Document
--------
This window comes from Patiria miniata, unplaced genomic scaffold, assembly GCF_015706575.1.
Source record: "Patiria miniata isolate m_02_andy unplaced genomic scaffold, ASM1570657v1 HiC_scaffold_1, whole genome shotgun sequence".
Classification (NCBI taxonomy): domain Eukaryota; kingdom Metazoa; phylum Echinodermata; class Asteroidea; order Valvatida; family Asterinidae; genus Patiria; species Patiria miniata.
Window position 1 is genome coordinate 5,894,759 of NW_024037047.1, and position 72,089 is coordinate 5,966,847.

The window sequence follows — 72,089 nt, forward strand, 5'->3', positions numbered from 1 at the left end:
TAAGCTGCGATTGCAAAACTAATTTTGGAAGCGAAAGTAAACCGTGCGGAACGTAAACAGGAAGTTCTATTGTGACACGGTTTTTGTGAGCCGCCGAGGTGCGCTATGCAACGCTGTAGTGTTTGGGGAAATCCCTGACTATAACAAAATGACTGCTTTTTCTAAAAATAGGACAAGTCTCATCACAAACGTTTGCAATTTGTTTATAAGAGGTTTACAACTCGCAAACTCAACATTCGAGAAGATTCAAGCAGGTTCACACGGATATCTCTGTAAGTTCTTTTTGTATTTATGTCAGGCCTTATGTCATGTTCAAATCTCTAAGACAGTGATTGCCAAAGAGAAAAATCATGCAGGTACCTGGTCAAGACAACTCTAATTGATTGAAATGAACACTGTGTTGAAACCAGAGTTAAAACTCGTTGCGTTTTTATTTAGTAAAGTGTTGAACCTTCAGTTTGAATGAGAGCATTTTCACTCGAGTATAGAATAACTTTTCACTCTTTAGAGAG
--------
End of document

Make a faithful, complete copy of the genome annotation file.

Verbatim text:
This window comes from Patiria miniata, unplaced genomic scaffold, assembly GCF_015706575.1.
Source record: "Patiria miniata isolate m_02_andy unplaced genomic scaffold, ASM1570657v1 HiC_scaffold_1, whole genome shotgun sequence".
Classification (NCBI taxonomy): domain Eukaryota; kingdom Metazoa; phylum Echinodermata; class Asteroidea; order Valvatida; family Asterinidae; genus Patiria; species Patiria miniata.
Window position 1 is genome coordinate 5,894,759 of NW_024037047.1, and position 72,089 is coordinate 5,966,847.

The window sequence follows — 72,089 nt, forward strand, 5'->3', positions numbered from 1 at the left end:
TAAGCTGCGATTGCAAAACTAATTTTGGAAGCGAAAGTAAACCGTGCGGAACGTAAACAGGAAGTTCTATTGTGACACGGTTTTTGTGAGCCGCCGAGGTGCGCTATGCAACGCTGTAGTGTTTGGGGAAATCCCTGACTATAACAAAATGACTGCTTTTTCTAAAAATAGGACAAGTCTCATCACAAACGTTTGCAATTTGTTTATAAGAGGTTTACAACTCGCAAACTCAACATTCGAGAAGATTCAAGCAGGTTCACACGGATATCTCTGTAAGTTCTTTTTGTATTTATGTCAGGCCTTATGTCATGTTCAAATCTCTAAGACAGTGATTGCCAAAGAGAAAAATCATGCAGGTACCTGGTCAAGACAACTCTAATTGATTGAAATGAACACTGTGTTGAAACCAGAGTTAAAACTCGTTGCGTTTTTATTTAGTAAAGTGTTGAACCTTCAGTTTGAATGAGAGCATTTTCACTCGAGTATAGAATAACTTTTCACTCTTTAGAGAG